German chef Bernd Knöller needed to try Britain, Italy, Switzerland and San Sebastian before bringing another Michelin star to Valencia.
Bernd Knöller has been working since he was 15 years old, but then you need to do something to keep warm if you were born among the snowy white peaks of the Black Forest, in the town of Hüfen to be precise.
Today Bernd feels warmer, partly because he spends his working day creating gastronomical gems upon the flames of the kitchen of his restaurant called Riff, and also because he now lives and works in Valencia, running one of the city’s four Michelin Star restaurants.
Bernd’s journey wasn’t a straight line to the Mediterranean however, nor did he wake up one morning with a burning desire to be a chef. Rather the profession struck him as a sensible way to earn a living that would enable him to travel, bearing in mind that people always want someone to cook for them anywhere in the world.
The passion for cooking would come later, but first, after serving his apprenticeship for three years at the Ochsen Hotel, Bernd took off for London to improve his cooking skills and to learn English while working at the Kensington International Hilton.
London had a big problem unfortunately for Bernd; there were too many Germans and so he wasn’t practising English enough, so he moved north to the historical walled city of Chester on the border with Wales, where he spent 18 months at the Grovesnor Hotel, and where the Head Chef inculcated in him the notion that cooking was also art and creativity, and that each chef marked his dishes with his own personality.
From there on Bernd continued to travel and to learn, moving to Dusseldorf in 1982, and Switzerland for a short while, and then to Berlin (where the wall fell without him noticing much as long as the dust didn’t enter his kitchen) to work with the man who would become his mentor, French chef Henry Levy.
After such an intense training he decided to get out of the kitchen and into some new experiences, trying his hand at acting (training at an acting school in Italy) and social work with pensioners for three years, before returning to a Two Star restaurant on the German island of Sylt.
The next step brought Bernd closer to his current home when he accepted a bewitchingly attractive job at Pedro Subijana’s Akelarre restaurant in San Sebastian.
But having been born in 1962 on a date such as March 19th, perhaps it was inevitable that Bernd should find his way to Valencia, and stay, if only for the spectacular way that they celebrate his birthday here.
After working at Ma Cuina and Pizzeria Sorrento, in 1993 he finally opened his own restaurant, Angel Azul, a popular spot in Valencia at the time, and even if Marlene Dietrich never ate nor sang there, it offered a rich diet for Valencian stomachs.
Dates are perhaps not Bernd’s strong point and he ominously chose September 10th 2001 to open ‘Riff’, in Calle Conde Altea 18, after Angel Azul was becoming too small for his ambitious plans.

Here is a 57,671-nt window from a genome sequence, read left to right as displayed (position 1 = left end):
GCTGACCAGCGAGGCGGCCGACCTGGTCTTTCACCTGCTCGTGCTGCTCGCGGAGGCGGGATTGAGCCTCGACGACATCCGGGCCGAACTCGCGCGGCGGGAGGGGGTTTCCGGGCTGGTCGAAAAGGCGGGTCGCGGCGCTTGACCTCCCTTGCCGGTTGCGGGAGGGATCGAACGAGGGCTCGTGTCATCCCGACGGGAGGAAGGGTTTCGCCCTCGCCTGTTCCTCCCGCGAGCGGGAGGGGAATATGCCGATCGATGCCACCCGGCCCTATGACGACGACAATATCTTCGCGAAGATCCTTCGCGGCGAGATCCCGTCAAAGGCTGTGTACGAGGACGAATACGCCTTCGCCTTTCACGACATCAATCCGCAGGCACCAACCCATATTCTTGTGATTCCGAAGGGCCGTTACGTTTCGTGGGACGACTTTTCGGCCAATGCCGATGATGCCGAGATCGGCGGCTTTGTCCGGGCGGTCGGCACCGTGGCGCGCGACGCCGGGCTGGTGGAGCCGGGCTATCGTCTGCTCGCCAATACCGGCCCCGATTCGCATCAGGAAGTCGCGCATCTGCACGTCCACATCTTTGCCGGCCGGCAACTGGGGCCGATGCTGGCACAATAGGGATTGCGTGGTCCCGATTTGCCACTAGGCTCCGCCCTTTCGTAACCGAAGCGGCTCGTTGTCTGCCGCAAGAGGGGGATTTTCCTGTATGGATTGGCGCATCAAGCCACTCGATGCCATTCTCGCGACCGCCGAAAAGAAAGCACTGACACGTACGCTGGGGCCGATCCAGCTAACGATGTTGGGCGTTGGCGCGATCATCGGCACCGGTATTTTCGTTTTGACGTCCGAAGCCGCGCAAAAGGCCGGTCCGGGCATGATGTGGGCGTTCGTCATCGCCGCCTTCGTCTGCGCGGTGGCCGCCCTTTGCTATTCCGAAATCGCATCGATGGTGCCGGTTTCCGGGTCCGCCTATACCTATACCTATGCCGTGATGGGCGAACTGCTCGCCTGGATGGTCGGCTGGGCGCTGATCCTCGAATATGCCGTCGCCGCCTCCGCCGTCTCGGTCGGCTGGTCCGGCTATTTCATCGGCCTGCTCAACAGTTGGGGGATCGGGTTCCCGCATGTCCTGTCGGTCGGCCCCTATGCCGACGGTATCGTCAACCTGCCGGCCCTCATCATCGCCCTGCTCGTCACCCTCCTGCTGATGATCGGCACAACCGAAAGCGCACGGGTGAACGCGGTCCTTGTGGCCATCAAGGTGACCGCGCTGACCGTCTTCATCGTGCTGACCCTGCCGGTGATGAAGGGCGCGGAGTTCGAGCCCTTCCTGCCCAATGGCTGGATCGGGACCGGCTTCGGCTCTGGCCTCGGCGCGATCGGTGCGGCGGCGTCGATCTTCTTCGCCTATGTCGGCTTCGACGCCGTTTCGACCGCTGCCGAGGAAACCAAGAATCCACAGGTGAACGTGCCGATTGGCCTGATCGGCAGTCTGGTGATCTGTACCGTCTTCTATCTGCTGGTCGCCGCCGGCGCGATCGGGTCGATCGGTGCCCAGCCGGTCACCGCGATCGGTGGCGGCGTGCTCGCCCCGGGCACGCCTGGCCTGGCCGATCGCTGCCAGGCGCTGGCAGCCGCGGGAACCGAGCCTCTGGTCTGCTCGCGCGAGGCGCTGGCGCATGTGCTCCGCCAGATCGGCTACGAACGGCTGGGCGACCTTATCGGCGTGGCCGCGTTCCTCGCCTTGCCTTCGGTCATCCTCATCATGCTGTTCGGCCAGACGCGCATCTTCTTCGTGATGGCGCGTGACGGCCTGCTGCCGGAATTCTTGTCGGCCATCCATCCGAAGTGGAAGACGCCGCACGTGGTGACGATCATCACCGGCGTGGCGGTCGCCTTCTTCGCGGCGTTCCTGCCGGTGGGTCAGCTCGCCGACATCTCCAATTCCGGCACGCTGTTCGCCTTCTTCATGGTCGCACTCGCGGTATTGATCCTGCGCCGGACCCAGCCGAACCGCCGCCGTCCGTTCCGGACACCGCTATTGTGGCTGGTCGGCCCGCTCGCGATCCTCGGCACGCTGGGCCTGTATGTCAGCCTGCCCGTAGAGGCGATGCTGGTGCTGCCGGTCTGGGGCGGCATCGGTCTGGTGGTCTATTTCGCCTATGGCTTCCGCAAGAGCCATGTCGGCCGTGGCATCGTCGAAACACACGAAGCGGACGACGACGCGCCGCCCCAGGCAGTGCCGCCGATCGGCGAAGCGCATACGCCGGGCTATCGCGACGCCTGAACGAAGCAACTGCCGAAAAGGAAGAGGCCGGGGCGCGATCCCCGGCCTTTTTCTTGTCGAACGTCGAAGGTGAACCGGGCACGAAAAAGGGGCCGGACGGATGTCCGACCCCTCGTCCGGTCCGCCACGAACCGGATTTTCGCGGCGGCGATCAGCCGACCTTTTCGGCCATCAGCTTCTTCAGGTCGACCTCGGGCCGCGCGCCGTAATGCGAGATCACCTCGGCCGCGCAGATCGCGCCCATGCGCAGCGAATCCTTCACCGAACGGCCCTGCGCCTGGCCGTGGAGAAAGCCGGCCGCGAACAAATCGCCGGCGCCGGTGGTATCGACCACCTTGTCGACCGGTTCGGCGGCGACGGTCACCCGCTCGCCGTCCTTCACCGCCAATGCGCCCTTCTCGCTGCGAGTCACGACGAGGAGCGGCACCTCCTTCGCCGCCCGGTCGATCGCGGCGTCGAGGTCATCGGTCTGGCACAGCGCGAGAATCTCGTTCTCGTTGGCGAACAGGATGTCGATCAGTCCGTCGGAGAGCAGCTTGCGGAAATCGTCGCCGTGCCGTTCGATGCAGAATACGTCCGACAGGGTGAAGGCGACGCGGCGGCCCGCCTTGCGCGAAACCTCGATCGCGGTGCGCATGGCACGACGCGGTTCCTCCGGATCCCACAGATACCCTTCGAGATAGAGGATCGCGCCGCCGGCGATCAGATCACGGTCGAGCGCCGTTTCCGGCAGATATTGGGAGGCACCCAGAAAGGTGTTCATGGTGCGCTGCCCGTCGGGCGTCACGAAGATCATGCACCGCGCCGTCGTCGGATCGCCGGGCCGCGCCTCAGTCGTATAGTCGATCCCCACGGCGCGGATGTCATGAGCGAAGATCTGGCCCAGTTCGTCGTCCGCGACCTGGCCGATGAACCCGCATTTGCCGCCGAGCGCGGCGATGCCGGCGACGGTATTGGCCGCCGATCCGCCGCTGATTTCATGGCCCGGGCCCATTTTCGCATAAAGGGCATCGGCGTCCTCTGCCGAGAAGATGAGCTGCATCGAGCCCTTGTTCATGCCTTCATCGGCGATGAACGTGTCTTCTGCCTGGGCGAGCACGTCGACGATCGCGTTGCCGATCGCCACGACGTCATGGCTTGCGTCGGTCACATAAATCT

Fortunately the TwinTowers tragedy didn’t cast a shadow over the bright future in store for this project, which received its Michelin Star in 2009.
For all his experience in northern Europe, and conceding that English food is not as inedible as some people believe, including yours truly, Bernd’s cuisine today is very much Mediterranean, the days of butter and cream being a thing of the past, and his 16 hour working days include visits to the Mercado Central and the fish auctions at Valencia port, while the vegetables are brought down especially for him from Benicarló.
Fish and rice dishes are in fact his preferences although he also cooks meat dishes too, the materials available often determining the constantly evolving dishes of the day, and if the fish are still flapping when he brings them home, so much the better.
But whatever he cooks, for Bernd the fact of preparing something that will enter another person’s mouth is something sacred, an intimate act comparable with a mother’s breast feeding, and indeed that is the comparison he makes.
He also thinks that the wealthy in Spain eat badly, confusing massive portions of shellfish with quality.
So much creativity, while it is for eating, is not for wasting, and so, in collaboration with photographer Xavier Mollà, Bernd produced another labour of love, a 372 page book with 64 original recipes illustrated with over 600 photos, which transcends cookery and is a personal vision of what the Mediterranean means to him.
The book, entitled ‘ànima mediterrània’ has achieved recognition with the award of the Gourmand Prize for the best Spanish cookbook.
For Bernd, one kind of cooking is no better than another; for him there are only two kinds of cooking; good and bad, and his international staff, with representatives from as far away and apart as Japan, Peru, Columbia and even Spain, are constantly looking for new challenges, convinced that the second best dish they have ever cooked was the last one, bettered only by the one that they are preparing today.
Restlessness defines Bernd, and if he has perhaps ended his search for a permanent home, he hasn’t stopped travelling, and in mid May has plans to close Riff for a week and set up a restaurant in a school in Frankfurt because, well, because a friend asked him to.